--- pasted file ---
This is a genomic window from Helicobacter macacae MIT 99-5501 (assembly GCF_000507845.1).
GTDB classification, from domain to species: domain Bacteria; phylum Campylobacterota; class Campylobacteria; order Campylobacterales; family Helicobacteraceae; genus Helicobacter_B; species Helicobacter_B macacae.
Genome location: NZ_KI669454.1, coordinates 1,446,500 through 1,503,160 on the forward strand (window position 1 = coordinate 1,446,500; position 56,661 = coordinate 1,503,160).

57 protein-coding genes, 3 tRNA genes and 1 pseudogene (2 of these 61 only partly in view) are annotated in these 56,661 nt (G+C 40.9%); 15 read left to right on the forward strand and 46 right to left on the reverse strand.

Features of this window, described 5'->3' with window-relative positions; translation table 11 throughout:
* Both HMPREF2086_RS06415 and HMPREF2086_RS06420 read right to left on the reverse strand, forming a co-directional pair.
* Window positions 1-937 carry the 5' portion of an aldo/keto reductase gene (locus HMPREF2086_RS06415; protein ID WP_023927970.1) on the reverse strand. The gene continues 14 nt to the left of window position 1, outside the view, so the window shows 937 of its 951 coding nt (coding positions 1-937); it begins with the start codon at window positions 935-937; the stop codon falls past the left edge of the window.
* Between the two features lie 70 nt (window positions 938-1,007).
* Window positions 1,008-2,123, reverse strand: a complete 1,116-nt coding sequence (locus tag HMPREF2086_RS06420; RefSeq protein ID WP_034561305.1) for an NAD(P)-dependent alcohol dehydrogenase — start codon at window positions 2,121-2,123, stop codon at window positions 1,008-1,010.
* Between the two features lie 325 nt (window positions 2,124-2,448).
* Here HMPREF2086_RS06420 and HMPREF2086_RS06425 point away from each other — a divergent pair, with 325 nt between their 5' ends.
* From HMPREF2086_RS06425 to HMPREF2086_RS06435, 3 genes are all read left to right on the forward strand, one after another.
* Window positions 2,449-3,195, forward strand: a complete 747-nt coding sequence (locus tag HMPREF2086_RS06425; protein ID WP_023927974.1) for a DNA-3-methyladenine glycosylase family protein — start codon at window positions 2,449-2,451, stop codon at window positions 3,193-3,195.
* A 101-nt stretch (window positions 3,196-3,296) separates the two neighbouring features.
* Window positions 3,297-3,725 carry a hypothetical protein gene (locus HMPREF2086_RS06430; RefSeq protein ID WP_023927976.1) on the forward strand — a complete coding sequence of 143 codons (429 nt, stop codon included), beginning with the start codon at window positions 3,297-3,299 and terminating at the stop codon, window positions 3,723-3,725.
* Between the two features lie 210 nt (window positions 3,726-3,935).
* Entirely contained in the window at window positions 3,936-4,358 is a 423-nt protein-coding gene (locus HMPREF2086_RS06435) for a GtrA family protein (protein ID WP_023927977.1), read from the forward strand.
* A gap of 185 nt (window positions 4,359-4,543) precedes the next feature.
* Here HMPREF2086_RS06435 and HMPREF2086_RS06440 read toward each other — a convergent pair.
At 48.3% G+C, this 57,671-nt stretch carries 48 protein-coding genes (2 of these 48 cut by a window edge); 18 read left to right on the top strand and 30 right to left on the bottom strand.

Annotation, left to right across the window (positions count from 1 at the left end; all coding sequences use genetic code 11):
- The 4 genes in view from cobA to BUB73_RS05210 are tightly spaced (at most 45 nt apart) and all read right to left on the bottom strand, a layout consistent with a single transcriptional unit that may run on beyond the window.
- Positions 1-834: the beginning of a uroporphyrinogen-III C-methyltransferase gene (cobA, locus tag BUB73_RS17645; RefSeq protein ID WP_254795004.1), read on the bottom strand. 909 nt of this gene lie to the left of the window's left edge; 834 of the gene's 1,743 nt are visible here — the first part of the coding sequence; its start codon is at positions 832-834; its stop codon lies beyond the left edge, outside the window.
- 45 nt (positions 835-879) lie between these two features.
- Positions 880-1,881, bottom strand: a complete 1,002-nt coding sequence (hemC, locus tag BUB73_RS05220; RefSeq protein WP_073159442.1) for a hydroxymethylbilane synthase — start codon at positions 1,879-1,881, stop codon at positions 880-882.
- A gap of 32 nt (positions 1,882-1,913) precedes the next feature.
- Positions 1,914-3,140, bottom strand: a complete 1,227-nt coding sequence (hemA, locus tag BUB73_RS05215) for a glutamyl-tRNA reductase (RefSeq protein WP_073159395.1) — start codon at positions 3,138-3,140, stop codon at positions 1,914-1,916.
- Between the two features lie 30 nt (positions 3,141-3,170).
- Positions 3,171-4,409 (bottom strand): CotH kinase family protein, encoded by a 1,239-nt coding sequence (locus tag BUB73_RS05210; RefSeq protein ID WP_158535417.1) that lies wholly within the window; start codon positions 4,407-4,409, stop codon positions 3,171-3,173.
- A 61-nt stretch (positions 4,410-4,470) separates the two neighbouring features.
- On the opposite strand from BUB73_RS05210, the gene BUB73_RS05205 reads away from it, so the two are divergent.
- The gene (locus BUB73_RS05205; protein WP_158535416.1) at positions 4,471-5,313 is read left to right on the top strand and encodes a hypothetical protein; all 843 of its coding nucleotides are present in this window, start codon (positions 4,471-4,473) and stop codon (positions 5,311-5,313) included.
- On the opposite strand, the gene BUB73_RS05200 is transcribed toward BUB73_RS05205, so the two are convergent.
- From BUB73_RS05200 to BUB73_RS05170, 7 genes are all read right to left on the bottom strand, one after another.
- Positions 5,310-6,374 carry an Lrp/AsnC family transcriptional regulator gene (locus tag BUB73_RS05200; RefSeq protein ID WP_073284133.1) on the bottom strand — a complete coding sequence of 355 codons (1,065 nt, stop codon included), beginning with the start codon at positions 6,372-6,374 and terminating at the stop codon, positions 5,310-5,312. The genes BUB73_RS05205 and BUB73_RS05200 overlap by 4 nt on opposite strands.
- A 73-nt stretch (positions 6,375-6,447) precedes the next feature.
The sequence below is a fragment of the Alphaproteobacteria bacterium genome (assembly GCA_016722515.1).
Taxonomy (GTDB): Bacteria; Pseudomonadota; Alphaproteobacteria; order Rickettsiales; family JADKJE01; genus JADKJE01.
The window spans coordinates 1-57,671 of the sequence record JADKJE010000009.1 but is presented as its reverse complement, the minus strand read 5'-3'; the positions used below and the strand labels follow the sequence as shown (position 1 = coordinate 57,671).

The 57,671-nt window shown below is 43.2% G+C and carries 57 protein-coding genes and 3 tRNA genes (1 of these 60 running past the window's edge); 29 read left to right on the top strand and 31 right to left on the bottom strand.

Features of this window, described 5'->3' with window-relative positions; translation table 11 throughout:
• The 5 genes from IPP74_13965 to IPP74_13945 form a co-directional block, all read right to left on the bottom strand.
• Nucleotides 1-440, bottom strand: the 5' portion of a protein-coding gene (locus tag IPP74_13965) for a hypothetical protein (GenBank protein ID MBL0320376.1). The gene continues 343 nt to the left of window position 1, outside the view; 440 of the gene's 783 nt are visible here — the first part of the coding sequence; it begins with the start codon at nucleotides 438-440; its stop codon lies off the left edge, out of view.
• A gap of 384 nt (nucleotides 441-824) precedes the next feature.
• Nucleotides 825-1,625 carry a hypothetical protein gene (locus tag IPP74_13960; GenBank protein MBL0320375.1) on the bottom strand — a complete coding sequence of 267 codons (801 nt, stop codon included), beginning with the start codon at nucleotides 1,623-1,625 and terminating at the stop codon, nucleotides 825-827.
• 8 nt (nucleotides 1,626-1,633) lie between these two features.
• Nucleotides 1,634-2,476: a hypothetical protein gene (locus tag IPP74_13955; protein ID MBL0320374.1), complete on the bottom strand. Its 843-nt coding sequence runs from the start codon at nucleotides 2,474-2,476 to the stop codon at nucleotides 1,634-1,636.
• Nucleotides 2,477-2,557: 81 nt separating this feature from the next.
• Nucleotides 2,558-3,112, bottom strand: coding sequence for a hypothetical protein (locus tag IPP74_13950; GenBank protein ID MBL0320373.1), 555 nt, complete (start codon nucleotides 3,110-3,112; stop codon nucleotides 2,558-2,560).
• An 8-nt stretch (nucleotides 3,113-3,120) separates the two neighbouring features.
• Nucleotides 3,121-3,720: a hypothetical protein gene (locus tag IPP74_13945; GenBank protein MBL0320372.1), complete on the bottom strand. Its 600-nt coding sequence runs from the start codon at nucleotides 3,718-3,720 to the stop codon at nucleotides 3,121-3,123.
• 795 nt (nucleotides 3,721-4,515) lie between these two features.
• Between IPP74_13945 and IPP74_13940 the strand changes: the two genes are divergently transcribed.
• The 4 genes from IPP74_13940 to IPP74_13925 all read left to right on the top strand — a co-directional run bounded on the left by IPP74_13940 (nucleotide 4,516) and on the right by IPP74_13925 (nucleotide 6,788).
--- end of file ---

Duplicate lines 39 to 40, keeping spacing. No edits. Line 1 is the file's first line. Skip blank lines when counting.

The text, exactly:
The window spans coordinates 1-57,671 of the sequence record JADKJE010000009.1 but is presented as its reverse complement, the minus strand read 5'-3'; the positions used below and the strand labels follow the sequence as shown (position 1 = coordinate 57,671).

The 57,671-nt window shown below is 43.2% G+C and carries 57 protein-coding genes and 3 tRNA genes (1 of these 60 running past the window's edge); 29 read left to right on the top strand and 31 right to left on the bottom strand.